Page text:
Summer Friday night is often a little piece-y.  I’m always down to the last few items from last Saturday’s farmers’ market trip.  Tonight that meant a few fancy lettuce leaves; a baby squash; a sweet onion; and a mostly green tomato.  Here’s a tip. If you buy a green tomato to use as a green tomato you need to use it in 5-6 days.  As it sits around it’ll start to pink.

Combine the lettuce with the leftover peas and rice from earlier in the week.  Main course done.  My first squash and onions of the summer.  First side done.  And some barely pink fried green tomatoes.  Not a ton of effort, but tastes a lot like loving care to this girl.

What’s the first sign that a yummy dinner is on the way?  All three of my cast iron skillets on the stove at the same time.

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I’ll direct you to a previous post to get details on making fried green tomatoes.  For tonight I can tell you that going the lazy route doesn’t pay off.  A breading station has 3 parts:  flour, egg, cornmeal in this case.  I cheated.  Cornmeal, egg, cornmeal.  It’s not the same.  The flour on the bottom makes the coating fluffy underneath.  The egg in the middle makes everything stick.  The cornmeal on the outside makes a crispy coating.  Your other option is cornmeal on the bottom.  Egg in the middle. Panko or breadcrumbs on the outside.

Two layers of crispy isn’t the same.  Don’t misunderstand, they were darn good.  And I burned the tar out of my tongue eating the first one when it was still too hot, as always.  But there is a better way.  And this is it.

The second sign that a yummy dinner is on the way is that it takes more than one dish to get it to the table!  It’s not the prettiest meal I’ve ever made, but it did taste like summer.  And it did feel like a little comfort, so it did its job plus a little.  Some days that’s the best you can expect.

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Gingered Collards with Rice Noodles and Vegetables

June 11, 2018

I know what my Southern friends are thinking – Gingered Collards??  I never heard of such a thing!  For, the non-collard eating folks out there, just pretend I said lacinato kale.  It sounds fancier.  But I hope you’re all intrigued enough to read on!

I am frequently on the hunt for something to do with collards (or kale) besides cook them to death with smoked meat.  I do love them that way, but one cannot cook with ham hock alone.  Of course my new chef BFF Vivian Howard worked it out for me.  And then I threw in a bunch of other stuff and made a whole meal out of them.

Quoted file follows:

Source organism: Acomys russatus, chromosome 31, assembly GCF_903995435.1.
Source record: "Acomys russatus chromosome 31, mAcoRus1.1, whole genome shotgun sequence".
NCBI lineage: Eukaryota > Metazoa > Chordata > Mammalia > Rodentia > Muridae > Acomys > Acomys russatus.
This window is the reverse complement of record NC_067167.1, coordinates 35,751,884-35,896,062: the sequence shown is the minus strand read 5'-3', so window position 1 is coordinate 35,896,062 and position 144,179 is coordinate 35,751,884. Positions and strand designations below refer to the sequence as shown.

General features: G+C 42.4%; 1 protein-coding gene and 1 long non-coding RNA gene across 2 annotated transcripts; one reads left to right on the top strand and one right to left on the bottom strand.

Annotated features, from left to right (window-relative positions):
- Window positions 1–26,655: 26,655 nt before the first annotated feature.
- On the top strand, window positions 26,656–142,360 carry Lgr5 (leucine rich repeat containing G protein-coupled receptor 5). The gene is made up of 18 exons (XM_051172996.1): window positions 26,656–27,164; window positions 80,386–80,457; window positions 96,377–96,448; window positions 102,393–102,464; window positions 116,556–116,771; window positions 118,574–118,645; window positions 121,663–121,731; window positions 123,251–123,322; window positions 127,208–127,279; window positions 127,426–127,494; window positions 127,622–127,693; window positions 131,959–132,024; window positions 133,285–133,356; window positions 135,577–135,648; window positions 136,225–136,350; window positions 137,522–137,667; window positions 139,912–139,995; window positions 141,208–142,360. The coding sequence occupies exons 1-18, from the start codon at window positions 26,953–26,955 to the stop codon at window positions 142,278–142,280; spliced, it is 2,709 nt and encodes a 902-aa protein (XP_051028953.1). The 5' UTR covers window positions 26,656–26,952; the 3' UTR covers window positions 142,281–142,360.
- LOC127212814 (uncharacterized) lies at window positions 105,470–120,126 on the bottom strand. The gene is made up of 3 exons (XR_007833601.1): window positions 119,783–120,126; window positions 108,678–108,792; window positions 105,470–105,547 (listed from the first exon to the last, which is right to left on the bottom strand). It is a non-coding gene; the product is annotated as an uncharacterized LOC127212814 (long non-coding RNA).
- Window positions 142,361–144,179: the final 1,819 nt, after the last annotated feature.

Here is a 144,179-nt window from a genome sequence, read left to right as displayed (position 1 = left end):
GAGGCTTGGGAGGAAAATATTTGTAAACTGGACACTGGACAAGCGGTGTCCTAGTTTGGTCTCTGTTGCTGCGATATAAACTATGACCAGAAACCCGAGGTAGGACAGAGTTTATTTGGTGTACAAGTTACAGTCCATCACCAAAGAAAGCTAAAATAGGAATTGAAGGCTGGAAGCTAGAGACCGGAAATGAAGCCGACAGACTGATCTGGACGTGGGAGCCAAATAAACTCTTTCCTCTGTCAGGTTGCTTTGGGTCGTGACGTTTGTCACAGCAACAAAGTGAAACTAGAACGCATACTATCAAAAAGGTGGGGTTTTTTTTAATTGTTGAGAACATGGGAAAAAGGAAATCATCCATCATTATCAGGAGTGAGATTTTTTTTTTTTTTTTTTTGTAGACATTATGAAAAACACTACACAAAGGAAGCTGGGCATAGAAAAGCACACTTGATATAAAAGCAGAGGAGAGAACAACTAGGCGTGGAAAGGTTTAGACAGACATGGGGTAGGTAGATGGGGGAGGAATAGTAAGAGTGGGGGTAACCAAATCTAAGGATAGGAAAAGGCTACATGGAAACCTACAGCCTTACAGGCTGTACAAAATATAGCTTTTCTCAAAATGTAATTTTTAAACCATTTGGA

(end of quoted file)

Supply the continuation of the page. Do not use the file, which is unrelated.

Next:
Let’s start with the collards.  Forget about half of what I’ve told you about chopping collards.  Do remove the stems and stack the leaves on top of each other.  Don’t roll and slice them.  You’re going to cut them into 1-2 inch squares instead.  So we’re already in unfamiliar territory with these greens.  And then you’re going to cook them in oil and butter and ginger until they caramelize.  Now we’re fully in a foreign land.  And it’s a wonderful place!

A few tips before you start.  Mis en place is a good thing.  It’s not huge here since you don’t have to move too fast, but since I was making this up it helped to feel prepared.  So do all your chopping and measuring and putting your noodles in to soak, or your water on to boil, before you start heating any oil or butter.  You’re going to make the collards all the way through and set them aside. That way your large cast iron skillet will be free make the sauce and to do the other vegetables.

Here’s what you need:

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For the collards:

  • 1 t canola oil
  • 2 t butter
  • 1 bunch collards chopped into 1-2 inch squares
  • 2 T finely chopped fresh ginger
  • 2 T finely chopped fresh garlic
  • 1/4 t crushed red pepper
  • 1/2 C orange juice
  • 1/2 C water
  • 1 T brown sugar

Here’s what you do:

  • Heat the oil and butter in a large cast iron skillet over medium heat until the butter foams
  • Add the ginger
  • Add the collards, spread them into an even layer
  • Add the garlic and red pepper
  • Leave them be for 3 minutes (Seriously, no stirring or shaking the pan)
    • This is a LOT harder than you think.  I had to set the kitchen timer and walk away from the stove to resist the urge to stir!
  • Now you can stir!
  • Spread the collards back into an even layer and them sit another 3 minutes
  • They’ll start to brown and carmelize
  • Add the water, juice and sugar
  • Cook until the liquid cooks away
  • Remove the collards from the pan and set aside

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If the collards get as done as you want them before the liquid cooks away just remove them and leave the liquid in the pan.  It will help with the sauce.

For the noodles:

You’ve got a couple of options.  Either fill a pot with HOT tap water and soak the noodles 25-30 minutes.  Or fill a pot with water and bring it to a boil.  Cook the noodles as you would pasta. Drain, rinse, and return to the pot.  Stir in the collards and a little bit a sesame oil to make sure the noodles stay separated.

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For the sauce:

  • 2 T finely chopped fresh ginger
  • 2 T finely chopped fresh garlic
  • 2 T soy sauce
  • 1 T maple syrup
  • 3 T orange juice
  • 1 T sesame oil
  • 1/4 t crushed red pepper

Mix all the ingredients in a small bowl and then add to the cast iron skillet.  Bring to a boil and stir until it reduced and thickens.  Stay close by.  The sugar will burn if you’re not paying attention!

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Pour the finished sauce into a bowl and set aside.

For the vegetables:

  • 1 T sesame oil
  • 1/2 red bell pepper, sliced thin
  • 1 C matchstick carrots
  • 1-2 spring onions, sliced, whites and greens divided
  • 8 oz sliced shiitake mushrooms

Wipe out the skillet with a paper towel.  Heat the oil until it shimmers.  Add the peppers, carrots and onion whites.  Saute 2-3 minutes.  Add the mushrooms.  Cook down 3-5 minutes.

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You’re almost done!  Add the vegetables to the noodles.  Stir in the sauce.  Top with the onion greens.  Enjoy!

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How’d it turn out?

I had two bowls, so that tells you something.  It’s warm and noodle-y and has a great kick to it.  I’m super pleased to have happened upon these gingered collards.  They’ll be great as a side for a pork roast.  And it’s nice to have a way to serve collards that’s not so winter-y.  This also meets my requirements for flexibility!  You could use this to clean out the vegetable drawer for sure.  Bok choy, cabbage, radishes.  No rice noodles, no problem.  Udon, soba, spaghetti, rice – whatever you want.  Chill everything and serve over lettuce and cucumbers.  Vegetarian not your thing or need some extra protein?  Double the sauce and use it to marinate a flank steak.  Serve thinly sliced beef on top of your vegetables.  Not into spicy?  You can leave out the red pepper.  The fresh ginger will give you a gentler kick in the pants.